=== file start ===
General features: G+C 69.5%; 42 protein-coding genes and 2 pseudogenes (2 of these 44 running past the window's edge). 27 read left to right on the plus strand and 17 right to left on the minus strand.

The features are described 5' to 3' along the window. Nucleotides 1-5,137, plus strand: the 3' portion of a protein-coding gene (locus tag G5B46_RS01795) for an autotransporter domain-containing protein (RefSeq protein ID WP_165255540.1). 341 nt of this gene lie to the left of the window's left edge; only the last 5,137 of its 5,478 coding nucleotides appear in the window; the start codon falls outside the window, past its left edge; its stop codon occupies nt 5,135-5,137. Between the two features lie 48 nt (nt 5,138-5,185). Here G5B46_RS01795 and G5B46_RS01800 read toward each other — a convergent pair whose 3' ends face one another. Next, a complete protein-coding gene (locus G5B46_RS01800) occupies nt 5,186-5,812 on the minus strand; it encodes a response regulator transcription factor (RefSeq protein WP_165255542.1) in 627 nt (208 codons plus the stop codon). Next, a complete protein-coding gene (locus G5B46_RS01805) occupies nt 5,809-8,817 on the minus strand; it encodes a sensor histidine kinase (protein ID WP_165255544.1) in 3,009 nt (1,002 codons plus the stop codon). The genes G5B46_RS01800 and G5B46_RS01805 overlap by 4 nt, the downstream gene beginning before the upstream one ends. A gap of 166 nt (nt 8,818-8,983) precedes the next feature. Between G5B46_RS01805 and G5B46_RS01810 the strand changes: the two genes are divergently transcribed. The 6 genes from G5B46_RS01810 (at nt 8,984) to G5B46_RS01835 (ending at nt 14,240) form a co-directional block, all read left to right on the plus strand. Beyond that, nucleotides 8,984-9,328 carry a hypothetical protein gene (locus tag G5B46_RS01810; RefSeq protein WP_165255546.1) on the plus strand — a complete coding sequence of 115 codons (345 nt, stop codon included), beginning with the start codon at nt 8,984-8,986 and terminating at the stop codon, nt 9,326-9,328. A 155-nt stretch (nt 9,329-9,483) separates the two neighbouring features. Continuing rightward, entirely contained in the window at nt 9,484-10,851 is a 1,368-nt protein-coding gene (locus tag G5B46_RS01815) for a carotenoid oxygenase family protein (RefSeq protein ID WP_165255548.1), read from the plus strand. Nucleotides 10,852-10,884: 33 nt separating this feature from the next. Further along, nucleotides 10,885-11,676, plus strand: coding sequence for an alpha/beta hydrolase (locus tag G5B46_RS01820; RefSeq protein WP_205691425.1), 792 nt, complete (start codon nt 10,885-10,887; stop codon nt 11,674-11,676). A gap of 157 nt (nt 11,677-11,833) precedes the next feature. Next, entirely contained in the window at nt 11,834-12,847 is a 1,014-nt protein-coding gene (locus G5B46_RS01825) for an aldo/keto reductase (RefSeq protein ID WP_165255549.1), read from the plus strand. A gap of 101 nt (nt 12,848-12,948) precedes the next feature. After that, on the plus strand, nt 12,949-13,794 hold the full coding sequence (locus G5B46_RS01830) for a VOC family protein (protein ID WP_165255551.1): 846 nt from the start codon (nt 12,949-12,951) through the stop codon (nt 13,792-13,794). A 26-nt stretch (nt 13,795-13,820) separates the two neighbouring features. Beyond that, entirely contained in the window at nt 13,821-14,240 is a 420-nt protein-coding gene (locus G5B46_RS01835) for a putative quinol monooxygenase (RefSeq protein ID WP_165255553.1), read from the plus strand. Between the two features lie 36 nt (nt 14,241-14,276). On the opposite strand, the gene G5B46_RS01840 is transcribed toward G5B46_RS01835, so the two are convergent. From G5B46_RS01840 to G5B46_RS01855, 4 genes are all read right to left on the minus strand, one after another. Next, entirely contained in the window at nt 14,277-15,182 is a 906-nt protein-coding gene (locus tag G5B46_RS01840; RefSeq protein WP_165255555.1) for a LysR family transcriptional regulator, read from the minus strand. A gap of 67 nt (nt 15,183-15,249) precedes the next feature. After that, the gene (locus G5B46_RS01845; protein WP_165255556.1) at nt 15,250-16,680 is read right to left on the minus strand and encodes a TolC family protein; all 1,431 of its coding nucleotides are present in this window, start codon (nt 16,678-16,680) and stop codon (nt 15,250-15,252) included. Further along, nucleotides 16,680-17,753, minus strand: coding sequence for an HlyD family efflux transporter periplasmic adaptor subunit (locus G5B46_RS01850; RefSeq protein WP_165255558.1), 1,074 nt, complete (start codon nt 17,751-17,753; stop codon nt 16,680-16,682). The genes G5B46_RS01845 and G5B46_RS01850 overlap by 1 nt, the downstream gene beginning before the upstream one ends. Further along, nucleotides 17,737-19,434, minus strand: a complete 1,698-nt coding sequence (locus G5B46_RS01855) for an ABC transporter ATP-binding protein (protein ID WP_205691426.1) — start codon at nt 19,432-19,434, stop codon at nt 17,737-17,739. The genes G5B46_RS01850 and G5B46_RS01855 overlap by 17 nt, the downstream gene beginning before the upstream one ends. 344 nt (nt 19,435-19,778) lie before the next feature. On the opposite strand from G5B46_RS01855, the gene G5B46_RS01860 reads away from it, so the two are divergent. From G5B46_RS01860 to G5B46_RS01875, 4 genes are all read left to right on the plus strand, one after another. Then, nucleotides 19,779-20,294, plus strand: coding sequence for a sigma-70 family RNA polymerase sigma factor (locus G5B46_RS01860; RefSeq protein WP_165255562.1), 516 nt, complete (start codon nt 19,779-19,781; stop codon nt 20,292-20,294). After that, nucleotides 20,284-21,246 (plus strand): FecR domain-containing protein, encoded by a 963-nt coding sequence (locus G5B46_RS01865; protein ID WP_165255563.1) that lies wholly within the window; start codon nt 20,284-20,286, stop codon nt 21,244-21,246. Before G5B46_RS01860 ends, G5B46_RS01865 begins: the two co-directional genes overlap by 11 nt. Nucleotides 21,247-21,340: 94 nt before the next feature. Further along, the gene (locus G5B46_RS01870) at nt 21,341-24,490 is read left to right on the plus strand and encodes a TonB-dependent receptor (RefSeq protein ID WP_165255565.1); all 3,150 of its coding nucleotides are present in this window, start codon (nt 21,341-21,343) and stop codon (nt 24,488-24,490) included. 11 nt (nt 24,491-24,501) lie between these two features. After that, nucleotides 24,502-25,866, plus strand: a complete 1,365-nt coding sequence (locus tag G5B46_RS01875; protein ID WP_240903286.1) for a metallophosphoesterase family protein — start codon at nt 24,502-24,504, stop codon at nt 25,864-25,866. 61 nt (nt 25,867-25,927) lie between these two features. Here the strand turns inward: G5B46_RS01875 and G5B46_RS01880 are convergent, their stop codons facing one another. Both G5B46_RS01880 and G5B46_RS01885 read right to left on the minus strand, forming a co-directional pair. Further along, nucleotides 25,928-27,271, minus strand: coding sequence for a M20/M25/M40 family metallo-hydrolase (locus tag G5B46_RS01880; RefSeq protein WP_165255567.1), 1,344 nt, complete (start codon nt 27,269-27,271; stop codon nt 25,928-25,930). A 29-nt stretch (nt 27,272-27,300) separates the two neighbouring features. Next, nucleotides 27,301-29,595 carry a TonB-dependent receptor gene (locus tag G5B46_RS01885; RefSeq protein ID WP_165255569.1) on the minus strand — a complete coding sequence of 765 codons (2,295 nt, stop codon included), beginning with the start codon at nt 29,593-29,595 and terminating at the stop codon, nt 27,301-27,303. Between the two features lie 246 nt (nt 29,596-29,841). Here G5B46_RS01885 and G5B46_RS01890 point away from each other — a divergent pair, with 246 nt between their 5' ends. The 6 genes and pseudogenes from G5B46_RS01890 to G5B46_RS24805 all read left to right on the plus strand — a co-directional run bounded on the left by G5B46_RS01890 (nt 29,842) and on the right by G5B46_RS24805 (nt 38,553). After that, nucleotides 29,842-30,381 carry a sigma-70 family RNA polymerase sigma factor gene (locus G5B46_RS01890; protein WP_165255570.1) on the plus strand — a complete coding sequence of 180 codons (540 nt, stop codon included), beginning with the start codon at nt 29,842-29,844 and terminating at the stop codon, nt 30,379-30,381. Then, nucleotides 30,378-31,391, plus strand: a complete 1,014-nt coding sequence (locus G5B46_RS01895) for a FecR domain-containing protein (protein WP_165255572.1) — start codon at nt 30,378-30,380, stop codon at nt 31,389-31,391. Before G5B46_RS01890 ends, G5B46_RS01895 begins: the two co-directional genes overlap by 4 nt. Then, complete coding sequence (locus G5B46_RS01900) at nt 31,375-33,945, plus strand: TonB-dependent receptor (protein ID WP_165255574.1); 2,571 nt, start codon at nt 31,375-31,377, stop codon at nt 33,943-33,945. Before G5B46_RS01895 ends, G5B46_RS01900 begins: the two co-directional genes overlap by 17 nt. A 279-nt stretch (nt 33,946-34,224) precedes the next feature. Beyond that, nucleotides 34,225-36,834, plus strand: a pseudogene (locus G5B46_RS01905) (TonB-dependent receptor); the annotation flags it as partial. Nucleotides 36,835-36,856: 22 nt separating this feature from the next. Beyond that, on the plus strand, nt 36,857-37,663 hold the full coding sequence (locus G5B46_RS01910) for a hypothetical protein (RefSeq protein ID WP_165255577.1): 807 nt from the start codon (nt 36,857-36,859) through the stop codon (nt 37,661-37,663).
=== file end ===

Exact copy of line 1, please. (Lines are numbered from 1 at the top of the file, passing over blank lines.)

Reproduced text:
General features: G+C 69.5%; 42 protein-coding genes and 2 pseudogenes (2 of these 44 running past the window's edge). 27 read left to right on the plus strand and 17 right to left on the minus strand.